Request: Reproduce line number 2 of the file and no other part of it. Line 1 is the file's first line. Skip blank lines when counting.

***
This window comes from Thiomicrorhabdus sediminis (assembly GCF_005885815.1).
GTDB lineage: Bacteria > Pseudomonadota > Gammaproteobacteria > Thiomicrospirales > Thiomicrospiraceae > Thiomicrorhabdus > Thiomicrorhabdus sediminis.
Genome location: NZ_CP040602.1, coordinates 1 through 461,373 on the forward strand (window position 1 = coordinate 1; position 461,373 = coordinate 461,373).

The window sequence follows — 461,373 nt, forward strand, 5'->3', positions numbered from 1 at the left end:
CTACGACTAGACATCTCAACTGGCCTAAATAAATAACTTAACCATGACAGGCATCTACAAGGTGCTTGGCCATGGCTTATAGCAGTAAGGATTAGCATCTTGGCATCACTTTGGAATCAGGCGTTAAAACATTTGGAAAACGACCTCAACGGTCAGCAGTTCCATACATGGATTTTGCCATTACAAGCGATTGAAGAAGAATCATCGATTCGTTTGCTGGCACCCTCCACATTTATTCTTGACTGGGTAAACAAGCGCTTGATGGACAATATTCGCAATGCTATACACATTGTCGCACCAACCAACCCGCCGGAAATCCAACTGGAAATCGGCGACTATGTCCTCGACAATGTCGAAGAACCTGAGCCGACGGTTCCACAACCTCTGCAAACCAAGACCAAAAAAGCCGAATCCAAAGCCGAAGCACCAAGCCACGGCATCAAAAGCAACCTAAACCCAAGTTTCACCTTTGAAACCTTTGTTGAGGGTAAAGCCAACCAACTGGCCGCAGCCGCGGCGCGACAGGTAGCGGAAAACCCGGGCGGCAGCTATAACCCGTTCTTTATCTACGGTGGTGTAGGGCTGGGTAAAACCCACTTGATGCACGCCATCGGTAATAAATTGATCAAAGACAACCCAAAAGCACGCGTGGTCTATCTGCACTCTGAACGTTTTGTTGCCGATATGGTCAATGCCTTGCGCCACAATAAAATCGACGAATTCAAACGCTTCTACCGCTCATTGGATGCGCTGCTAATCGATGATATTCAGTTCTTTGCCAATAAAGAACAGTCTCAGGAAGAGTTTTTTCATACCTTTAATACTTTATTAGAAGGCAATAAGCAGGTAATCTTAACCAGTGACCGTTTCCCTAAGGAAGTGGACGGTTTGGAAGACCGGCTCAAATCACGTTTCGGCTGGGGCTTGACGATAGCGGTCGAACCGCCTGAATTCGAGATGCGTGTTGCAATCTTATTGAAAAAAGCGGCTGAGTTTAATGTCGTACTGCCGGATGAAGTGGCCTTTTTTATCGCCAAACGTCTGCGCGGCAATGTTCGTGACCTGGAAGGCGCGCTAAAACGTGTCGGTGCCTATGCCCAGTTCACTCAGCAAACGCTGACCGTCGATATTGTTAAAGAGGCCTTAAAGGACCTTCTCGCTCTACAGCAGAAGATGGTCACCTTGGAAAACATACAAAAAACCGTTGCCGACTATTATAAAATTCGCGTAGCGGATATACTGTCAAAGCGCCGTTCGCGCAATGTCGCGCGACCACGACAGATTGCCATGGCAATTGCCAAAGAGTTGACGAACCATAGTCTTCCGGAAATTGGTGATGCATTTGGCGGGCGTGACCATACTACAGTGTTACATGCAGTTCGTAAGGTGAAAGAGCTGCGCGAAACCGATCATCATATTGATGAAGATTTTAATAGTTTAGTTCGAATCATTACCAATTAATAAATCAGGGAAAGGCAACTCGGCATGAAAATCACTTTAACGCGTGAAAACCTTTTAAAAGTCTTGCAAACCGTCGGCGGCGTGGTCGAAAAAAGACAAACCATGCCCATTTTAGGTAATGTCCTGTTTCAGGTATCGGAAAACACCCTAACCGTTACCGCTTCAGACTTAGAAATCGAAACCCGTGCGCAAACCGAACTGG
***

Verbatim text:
GTDB lineage: Bacteria > Pseudomonadota > Gammaproteobacteria > Thiomicrospirales > Thiomicrospiraceae > Thiomicrorhabdus > Thiomicrorhabdus sediminis.